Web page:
- Clusters of tea-style roses on long stems
- Glossy, dark green foliage
- All-America Selections winner
When introduced in 1955, this large landscape variety quickly gained a following. Gardeners loved the clusters of clear pink, tea-style blooms on long stems. They were breath-taking in the garden and in cut-flower arrangements—and the glossy, dark green foliage really made the elegant flowers stand out. The flowers are self-cleaning—no deadheading needed, and the plants are easy to prune. Queen Elizabeth Grandiflora Rose is an All-America Rose Selections winner—and still a favorite in gardens throughout the United States. Zones 4-10.Fortuniana Rootstock, The Best Option for Southern RegionsGrow Showier, More Disease-Resistant Roses!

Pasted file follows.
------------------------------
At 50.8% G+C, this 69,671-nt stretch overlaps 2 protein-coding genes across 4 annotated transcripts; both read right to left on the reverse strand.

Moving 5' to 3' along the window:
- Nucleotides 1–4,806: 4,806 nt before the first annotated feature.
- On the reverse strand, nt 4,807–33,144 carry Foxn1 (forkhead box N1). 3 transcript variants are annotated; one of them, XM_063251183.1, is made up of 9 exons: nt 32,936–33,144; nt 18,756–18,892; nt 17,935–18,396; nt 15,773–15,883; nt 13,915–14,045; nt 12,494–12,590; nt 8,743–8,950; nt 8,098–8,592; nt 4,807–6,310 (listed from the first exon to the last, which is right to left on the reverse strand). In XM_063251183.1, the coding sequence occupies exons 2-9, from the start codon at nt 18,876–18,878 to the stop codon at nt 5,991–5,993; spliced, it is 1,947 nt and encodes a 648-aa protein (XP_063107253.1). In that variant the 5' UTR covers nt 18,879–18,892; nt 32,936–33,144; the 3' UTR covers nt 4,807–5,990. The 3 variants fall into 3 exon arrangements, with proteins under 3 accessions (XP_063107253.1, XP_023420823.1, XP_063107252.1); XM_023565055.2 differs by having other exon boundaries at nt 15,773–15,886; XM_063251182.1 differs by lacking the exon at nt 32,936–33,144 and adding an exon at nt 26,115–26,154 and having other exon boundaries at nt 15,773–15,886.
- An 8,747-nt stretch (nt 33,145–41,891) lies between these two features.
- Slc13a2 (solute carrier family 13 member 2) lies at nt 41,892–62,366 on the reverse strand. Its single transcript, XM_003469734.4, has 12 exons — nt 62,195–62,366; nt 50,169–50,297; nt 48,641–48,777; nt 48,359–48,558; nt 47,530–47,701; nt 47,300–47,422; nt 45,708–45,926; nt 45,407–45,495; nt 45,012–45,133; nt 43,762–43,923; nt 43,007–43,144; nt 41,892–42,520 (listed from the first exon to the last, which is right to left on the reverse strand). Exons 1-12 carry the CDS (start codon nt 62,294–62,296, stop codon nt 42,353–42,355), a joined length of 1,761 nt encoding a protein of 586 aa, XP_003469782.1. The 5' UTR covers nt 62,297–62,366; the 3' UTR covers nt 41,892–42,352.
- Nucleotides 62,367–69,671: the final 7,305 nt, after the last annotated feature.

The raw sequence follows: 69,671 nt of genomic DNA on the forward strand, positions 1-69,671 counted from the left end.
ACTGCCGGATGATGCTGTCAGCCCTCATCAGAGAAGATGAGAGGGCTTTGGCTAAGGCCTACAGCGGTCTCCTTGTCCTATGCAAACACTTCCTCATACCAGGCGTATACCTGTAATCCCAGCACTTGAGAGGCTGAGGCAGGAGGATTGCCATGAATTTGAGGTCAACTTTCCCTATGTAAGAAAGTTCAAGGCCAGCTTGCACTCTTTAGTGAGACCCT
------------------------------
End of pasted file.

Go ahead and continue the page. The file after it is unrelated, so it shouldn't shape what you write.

When it comes to rose performance, rootstock matters. That's why we're so pleased to offer Fortuniana rootstock on some of our most popular rose varieties. The best rootstock for Southern regions, Fortuniana delivers greater adaptability and vigor in the South as well as success in sandy soils. Roses with this rootstock exhibit better resistance to root knot nematodes and crown gall. They also produce 30 percent more flowers and larger blooms. Because Fortuniana rootstock takes more effort for commercial growers to produce, these roses are often difficult for home gardeners to find.